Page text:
Midwinterfest was in a time of plenty. The tichan and cattle who were least valuable to the herds had been slaughtered as soon as the cold had set in reliably. Frozen carcasses hung in meatsheds all over the Valley — indeed, all over the Inner Kingdom. Hunger would come in late winter, as it always did.
The hardest months of winter are not the first, nor are the deepest the most cruel. As spring approaches, and the days lengthen, winter hangs on, well schooled in snow and ice and cold, and unwilling to relinquish its hold. Then, when the first green of spring is only a month away, comes the dying time.
Just before spring the wardens larders are nearly empty, their meatsheds are down to the last few frostbitten carcasses, dried and leathery and lacking energy. Serfs are tied to their thin fires by lack of strength. Days go by with only a thin soup of old bones and cabbage and a few dried out carrots to spell the difference between deep hunger and true starvation.
On the flatlands of the Valley, skinny wolves stalk skinny deer, dragging them down to a bony and unsatisfying, snarling and contentious feast.
Across those flatlands Marquart rode alone in those last cruel weeks before spring. He and his kakai were the only well fed things on that faded, parchment landscape. Behind him, the manorhouse was lost in the gray of low hanging clouds. Before him was a tenuous finger of smoke, only a fraction lighter than the gray sky. Conger, Clevis, and Hein were out as well, each on his own course, following the advice of Bheren. They were the only ones Marquart trusted to not steal the food they were delivering, nor abuse the helpless serfs.
Dael was deep into the miseries of her pregnancy. Food was no longer her friend; lately, her body rejected everything she ate. Marquart had been supportive at first, then he had left her alone, and now he was just tired of it all.
He had found her with Dutta at Midwinterfest, slightly drunken, laughing just a little too loud for Marquart to accept. It was only the relaxation between cousins that Midwinterfest encouraged, but to Marquart’s narrow view it had looked like betrayal.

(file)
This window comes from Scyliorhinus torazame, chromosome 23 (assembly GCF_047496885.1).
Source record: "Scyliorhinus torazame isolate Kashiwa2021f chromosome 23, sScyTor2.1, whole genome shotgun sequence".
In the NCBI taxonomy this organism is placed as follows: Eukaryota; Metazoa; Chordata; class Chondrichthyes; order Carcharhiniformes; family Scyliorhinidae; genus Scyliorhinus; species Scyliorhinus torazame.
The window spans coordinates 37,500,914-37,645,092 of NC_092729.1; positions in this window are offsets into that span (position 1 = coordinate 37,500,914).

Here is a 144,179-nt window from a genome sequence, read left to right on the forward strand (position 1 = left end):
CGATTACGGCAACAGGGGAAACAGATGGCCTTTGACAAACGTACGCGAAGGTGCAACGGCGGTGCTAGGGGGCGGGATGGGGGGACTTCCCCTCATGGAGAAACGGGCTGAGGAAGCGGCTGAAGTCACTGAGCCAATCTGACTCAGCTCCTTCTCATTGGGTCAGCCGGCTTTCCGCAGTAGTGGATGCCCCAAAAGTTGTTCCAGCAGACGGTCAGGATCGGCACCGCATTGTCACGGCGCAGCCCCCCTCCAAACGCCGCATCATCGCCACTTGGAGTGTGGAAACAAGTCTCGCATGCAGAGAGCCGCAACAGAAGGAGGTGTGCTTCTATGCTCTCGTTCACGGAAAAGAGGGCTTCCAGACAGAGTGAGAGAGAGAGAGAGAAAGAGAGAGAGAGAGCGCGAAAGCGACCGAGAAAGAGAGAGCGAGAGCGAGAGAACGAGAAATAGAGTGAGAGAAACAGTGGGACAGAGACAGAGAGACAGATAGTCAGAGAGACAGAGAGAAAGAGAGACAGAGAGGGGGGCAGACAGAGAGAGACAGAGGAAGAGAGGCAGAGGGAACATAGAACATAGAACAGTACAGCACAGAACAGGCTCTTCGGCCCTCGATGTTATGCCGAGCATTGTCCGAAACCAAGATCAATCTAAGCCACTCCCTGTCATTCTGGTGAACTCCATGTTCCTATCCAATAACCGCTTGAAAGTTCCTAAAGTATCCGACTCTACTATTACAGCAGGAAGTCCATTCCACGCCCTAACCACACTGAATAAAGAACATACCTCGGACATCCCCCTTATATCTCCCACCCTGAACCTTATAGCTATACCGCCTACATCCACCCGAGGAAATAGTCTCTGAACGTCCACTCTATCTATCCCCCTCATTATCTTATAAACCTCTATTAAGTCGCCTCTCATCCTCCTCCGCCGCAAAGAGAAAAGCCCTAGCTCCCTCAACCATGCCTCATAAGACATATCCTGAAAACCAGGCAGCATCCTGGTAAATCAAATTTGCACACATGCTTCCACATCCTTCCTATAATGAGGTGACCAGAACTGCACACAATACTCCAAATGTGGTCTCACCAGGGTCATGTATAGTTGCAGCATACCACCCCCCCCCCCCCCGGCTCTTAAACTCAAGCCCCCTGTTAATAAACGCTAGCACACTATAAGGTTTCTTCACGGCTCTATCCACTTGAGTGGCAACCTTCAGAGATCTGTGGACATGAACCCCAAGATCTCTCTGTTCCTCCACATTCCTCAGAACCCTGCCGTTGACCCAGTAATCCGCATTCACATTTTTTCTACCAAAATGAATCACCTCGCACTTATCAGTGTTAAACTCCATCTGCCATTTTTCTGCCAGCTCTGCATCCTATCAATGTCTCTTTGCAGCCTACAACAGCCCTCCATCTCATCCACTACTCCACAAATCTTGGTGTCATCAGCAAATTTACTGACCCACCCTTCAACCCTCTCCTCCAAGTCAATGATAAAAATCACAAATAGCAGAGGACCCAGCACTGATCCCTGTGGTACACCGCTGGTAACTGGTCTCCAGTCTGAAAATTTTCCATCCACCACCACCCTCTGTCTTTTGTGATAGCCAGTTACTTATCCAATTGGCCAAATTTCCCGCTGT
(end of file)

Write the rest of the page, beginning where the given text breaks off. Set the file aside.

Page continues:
The friendship that had begun to grow between him and his wife, now began to fade.
# # #
The structure Marquart had found was not quite a hartwa. It was made of cut logs, not interwoven branches, but it was still circular with one east-facing opening, sealed now with a crude wooden plank that acted as a door in cold weather. The outbuildings were equally crude; a meatshed on sapling legs, and a byre of interwoven branches banked with snow. He dismounted and led his kakai inside the byre. Only one cow remained there, bones showing beneath her loose hide. A thin remnant of hoarded hay hung near the roof, out of her reach.
She was the serfs’ future. Without a cow to pull the plow, there would be no planting when spring came, and without a harvest there would be death. Faced with feeding his cow or his wife, a serf would feed his cow first. City dwellers made a joke of that.
Marquart tied his kakai so that it could not reach the hay, and scratched the old cow’s forehead as he passed. She was tame from much hand feeding, but she showed no interest in him. He crossed over and pounded on the door plate. The serf quickly forced the doorplate outward against the banked snow and stepped aside.
Marquart ducked his head and entered. It took a moment for his eyes to adjust to a dimness which was relieved only by a tiny fire on the hearthstone in the center of the single room. The serf reset his doorplate to hold in the heat, and near darkness returned. He dropped to his knees before Marquart and put his forehead on the dirt floor. Marquart touched his head and said, “Get up. Who are you?” more tomorrow